Four Annandale children, asked to recall the night their father was gunned down on their front porch, testified in a Fairfax courtroom yesterday that they did not know or care how their father died.
The testimony, which came during a four-hour preliminary hearing, broke a five-month silence in the case of Patricia Schaefer, 47, who has been charged with murder in the March 6 shooting death of her husband. Richard Schaefer, 53, died on the front steps of their home on the eve of a final divorce hearing.
He had gone there for a 7:30 p.m. scheduled visit with some of the children -- the first time he was to have seen them in several years, according to testimony. About 7:40 p.m. he was shot six times. The shooting was reported to police by Patricia Schaefer's divorce attorney.
Yesterday, one by one, each child took the witness stand in Fairfax County Juvenile and Domestic Relations District Court. Three of the children and Patricia Schaefer were at home at the time their father was killed, they said.
The three -- Sibyl, 12, Garth, 14, and Corbin, 20 -- testified that they were all in their separate bedrooms that night when each of them heard sounds at the front door. One said he heard what he thought to be loud firecrackers; another said she heard a car backfire; another said he heard what might be tapping on concrete.
All of them said the noises were not important to them and they did not leave their rooms to find out what happened.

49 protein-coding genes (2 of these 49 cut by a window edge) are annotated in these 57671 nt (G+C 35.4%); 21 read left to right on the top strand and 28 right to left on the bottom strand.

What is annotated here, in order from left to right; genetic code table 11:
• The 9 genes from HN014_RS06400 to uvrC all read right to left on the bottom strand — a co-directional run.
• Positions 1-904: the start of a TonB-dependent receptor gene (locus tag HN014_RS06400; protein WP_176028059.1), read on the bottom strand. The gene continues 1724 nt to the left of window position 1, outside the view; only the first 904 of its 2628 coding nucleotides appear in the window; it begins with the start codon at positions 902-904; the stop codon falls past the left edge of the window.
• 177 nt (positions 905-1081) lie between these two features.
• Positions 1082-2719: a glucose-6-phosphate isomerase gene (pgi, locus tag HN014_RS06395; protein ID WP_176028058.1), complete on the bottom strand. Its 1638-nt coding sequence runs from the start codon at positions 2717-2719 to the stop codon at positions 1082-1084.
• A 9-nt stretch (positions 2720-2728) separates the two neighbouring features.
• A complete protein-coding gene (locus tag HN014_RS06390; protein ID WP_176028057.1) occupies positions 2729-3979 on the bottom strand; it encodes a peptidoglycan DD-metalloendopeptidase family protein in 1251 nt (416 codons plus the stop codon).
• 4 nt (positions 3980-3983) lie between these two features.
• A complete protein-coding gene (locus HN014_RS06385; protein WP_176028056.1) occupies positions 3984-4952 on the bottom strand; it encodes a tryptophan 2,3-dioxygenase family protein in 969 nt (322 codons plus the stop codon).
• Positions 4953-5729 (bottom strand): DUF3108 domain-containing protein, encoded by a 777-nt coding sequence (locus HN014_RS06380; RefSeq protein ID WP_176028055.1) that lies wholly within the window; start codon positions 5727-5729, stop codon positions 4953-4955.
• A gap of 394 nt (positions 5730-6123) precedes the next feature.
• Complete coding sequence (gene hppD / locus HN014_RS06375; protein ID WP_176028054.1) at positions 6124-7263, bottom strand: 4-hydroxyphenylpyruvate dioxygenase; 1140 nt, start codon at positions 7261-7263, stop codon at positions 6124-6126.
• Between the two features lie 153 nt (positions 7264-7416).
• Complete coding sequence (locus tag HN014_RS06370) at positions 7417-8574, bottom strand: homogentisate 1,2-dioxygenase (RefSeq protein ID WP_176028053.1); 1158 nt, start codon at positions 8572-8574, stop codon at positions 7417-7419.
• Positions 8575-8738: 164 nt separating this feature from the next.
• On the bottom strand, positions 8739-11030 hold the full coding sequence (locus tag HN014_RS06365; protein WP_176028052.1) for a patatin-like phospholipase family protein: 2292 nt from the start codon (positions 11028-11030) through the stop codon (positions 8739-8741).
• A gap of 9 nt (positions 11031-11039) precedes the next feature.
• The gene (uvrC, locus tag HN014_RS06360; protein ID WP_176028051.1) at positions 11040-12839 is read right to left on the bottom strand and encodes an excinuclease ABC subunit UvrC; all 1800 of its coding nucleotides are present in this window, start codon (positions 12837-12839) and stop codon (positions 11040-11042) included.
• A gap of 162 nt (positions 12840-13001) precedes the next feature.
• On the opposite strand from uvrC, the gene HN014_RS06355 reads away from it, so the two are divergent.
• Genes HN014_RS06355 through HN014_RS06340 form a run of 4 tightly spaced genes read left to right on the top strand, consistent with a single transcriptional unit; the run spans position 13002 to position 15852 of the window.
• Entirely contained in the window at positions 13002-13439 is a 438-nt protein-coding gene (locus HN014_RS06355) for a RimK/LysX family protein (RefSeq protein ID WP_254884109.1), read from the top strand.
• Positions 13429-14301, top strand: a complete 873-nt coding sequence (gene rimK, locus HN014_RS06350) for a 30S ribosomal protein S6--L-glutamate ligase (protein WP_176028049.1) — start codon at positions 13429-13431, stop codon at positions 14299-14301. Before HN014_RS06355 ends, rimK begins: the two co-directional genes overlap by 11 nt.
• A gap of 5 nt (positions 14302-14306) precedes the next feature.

"I ignored them," said Garth Schaefer, who said he was in his room doing his homework and listening to the radio. "I didn't think they were anything important."
Garth said he first learned his father had been shot from a detective.
Sibyl Schaefer testified she never asked what happened to her father and nobody told her that her father had lain dying on the front porch, under her bedroom window.
"When were you first aware your father was shot?" Commonwealth's Attorney Robert F. Horan Jr. asked. "I don't remember," Sibyl said. "I read a newspaper and it said that."
Horan asked several times whether she knew who shot her father or whether she cared.
Sibyl, her long brown hair pulled off her face, sat on her hands and answered: "I don't know who or whether I care. Okay?"
"My mother's lawyer said I had the right to remain silent," Sybil testified.
Patricia Schaefer sat silent next to her attorney during the hearing. When each of the children was called into the courtoom, they looked at their mother and she gave them a smile.
Quin Schaefer, 18, who Horan said was at work at the time of the shooting, took the stand and refused to answer questions "on grounds that any other question would incriminate me."
Judge Gaylord L. Finch Jr. ruled that Quin must answer questions and Finch would consider self-incrimination on a question-by-question basis.
Horan asked Quin whether he wanted to know who shot his father.
"Truthfully? No," he replied.
"Is that because you didn't care who shot him?" Horan asked.
"That's correct," Quin answered.
Patricia Schaefer's lawyer, Chanda Kinsey, had originally tried to close yesterday's hearing to news reporters, arguing that press coverage would harm the children. Her motion, opposed by lawyers for The Washington Post and the Fairfax Journal, was rejected by Judge Arnold B. Kassabian.
After the last child left the stand, Sgt. Gregory W. Smith testified that when police arrived at the house, it was darkened. Smith said he used a neighbor's telephone to call the Schaefer house. Smith said a woman answered the phone. "The response I got was, 'I want to talk to my lawyer,' " he said, then the woman hung up. He called back and the woman said her husband was on the front porch.
Smith said he went to the house and asked where the gun was and Patricia Schaefer showed him to the bedroom and pointed to a sewing cabinet where he said he found a revolver.
Judge Finch ruled that there was probable cause to send the case to the grand jury and continued Schaefer's $50,000 bond.